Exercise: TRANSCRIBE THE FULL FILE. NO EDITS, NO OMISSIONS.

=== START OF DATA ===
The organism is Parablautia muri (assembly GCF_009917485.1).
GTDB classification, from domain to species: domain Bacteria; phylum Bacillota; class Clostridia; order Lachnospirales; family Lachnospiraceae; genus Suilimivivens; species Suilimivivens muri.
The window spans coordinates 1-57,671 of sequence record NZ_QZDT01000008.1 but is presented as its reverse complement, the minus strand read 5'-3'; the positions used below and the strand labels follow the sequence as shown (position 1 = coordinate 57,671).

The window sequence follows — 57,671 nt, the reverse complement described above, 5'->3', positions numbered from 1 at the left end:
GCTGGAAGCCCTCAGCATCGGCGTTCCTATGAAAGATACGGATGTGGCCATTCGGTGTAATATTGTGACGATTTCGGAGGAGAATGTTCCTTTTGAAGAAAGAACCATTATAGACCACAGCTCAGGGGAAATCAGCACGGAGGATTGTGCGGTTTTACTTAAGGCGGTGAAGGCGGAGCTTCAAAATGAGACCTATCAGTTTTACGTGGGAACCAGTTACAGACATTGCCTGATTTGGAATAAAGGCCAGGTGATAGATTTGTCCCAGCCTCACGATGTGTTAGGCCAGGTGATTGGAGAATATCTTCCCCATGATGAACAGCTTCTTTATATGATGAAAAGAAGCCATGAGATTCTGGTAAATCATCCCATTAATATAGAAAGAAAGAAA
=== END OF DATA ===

The organism is Parablautia muri (assembly GCF_009917485.1).
GTDB classification, from domain to species: domain Bacteria; phylum Bacillota; class Clostridia; order Lachnospirales; family Lachnospiraceae; genus Suilimivivens; species Suilimivivens muri.
The window spans coordinates 1-57,671 of sequence record NZ_QZDT01000008.1 but is presented as its reverse complement, the minus strand read 5'-3'; the positions used below and the strand labels follow the sequence as shown (position 1 = coordinate 57,671).

The window sequence follows — 57,671 nt, the reverse complement described above, 5'->3', positions numbered from 1 at the left end:
GCTGGAAGCCCTCAGCATCGGCGTTCCTATGAAAGATACGGATGTGGCCATTCGGTGTAATATTGTGACGATTTCGGAGGAGAATGTTCCTTTTGAAGAAAGAACCATTATAGACCACAGCTCAGGGGAAATCAGCACGGAGGATTGTGCGGTTTTACTTAAGGCGGTGAAGGCGGAGCTTCAAAATGAGACCTATCAGTTTTACGTGGGAACCAGTTACAGACATTGCCTGATTTGGAATAAAGGCCAGGTGATAGATTTGTCCCAGCCTCACGATGTGTTAGGCCAGGTGATTGGAGAATATCTTCCCCATGATGAACAGCTTCTTTATATGATGAAAAGAAGCCATGAGATTCTGGTAAATCATCCCATTAATATAGAAAGAAAGAAA